Secondly, I believe that if we do this, we shall find out that the Islamic scientific tradition was at the peak of history of science--if we were to envisage it in the manner of George Sarton--from, let us say, the eighth to the fifteenth centuries. After that it was no longer at the peak of global scientific activity and the Western scientific tradition became more active. But nevertheless, the Islamic scientific tradition continued in a creative manner into the twelfth to thirteenth Islamic centuries, that is eighteenth to nineteenth centuries of the Christian Era. And Islamic philosophy continues to our own day.

Now we could ask the question, why did--I would not call it decadence--the decrease of activity take place? I think, however, that this question is badly posed because it is based on the presumption that the normal activity of every civilization is to be very active in the sciences of nature and mathematics. This is not true. We know that this is not true when we study the history of science, for instance during thousands of years of Babylonian civilization in Iraq, thousands of years of Egyptian civilization--civilizations with a very long history. Or Roman, Chinese and Indian civilizations. In many cases, the great scientific activity in fact came when that civilization was dying. That is what George Sarton used to say. For example, in the Babylonian civilization, which is known for its great scientific works, science came at the time of the death of that civilization. The same is true for Egyptian civilization in certain scientific fields. Certainly the same is the case of Greek civilization, that is the great works of Greek science--of Ptolemy and Euclid and people like that--was after the Greek world had fallen apart, its religion was dying, the culture was dying and its political life was being dominated by the Romans. There is no doubt about that. In other civilizations, like the Indian and Chinese, which have had a very long history, you have periods of intense interest in what you would call the sciences, let us say the mathematical, physical, astronomical, chemical or alchemical sciences, and periods in which there was not such great interest. And during the period when there was not such great interest, oftentimes these civilizations produced very great art, architecture, statecraft, literature, and many other things.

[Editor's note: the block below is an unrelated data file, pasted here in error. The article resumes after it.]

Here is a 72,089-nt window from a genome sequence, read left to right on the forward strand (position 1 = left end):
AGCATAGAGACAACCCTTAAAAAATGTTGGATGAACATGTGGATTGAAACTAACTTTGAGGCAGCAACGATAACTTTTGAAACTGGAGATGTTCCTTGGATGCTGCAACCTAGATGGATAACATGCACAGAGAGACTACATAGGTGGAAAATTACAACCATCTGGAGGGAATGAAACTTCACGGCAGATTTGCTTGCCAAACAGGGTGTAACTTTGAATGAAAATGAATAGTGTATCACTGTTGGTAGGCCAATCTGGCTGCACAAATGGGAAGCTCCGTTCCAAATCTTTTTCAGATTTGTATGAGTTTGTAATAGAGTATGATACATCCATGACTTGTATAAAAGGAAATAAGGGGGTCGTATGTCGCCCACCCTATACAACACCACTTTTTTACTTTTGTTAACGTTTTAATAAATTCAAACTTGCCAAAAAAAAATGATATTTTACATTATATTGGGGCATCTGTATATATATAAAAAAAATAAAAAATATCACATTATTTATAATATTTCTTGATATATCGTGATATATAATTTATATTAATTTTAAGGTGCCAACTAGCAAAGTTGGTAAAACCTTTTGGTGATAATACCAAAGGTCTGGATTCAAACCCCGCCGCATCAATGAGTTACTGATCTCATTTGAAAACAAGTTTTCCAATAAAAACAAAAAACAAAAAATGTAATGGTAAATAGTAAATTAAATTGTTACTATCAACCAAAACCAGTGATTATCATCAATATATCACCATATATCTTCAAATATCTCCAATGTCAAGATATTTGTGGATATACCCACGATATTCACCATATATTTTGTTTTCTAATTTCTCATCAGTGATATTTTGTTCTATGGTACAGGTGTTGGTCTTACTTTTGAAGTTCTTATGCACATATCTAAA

Science in the Islamic civilization, in contrast to the Babylonian, began very early, that is, it began with its peak of scientific activity early in its history. Jabir ibn al-Eayyan, for instance, lived in the second Islamic century. The field of alchemy has never surpassed Jabir. And in the ninth century you already had very great astronomers and mathematicians. By the tenth century you had people like al-Biruni and Ibn Sina. It continued on a plateau with certain ups and downs for a long time, for many centuries, and then gradually the energies of the civilization turned elsewhere. If you lived around the year 1500, when the West was becoming very powerful and the age of exploration had begun, Europeans had discovered the Americas, reached Asia through the Indian Ocean by navigation around Africa, but it could not penetrate the lands of dar al-islam. At that time the Muslim world was politically still very powerful. Probably the most powerful empires in the world were the Ottoman and the Cafavid, and the richest perhaps was that of the Mughuls of India. Economically, as well as politically and militarily, they were still very powerful. Artistically, some of the greatest works of art in the history of mankind were created during this period. The Taj Mahal, the Shah Mosque of Isfahan, the Sultan Ahmad Mosque in Istanbul, you name it, incredible works of architecture, of calligraphy, of literature, of many other things were produced at this time.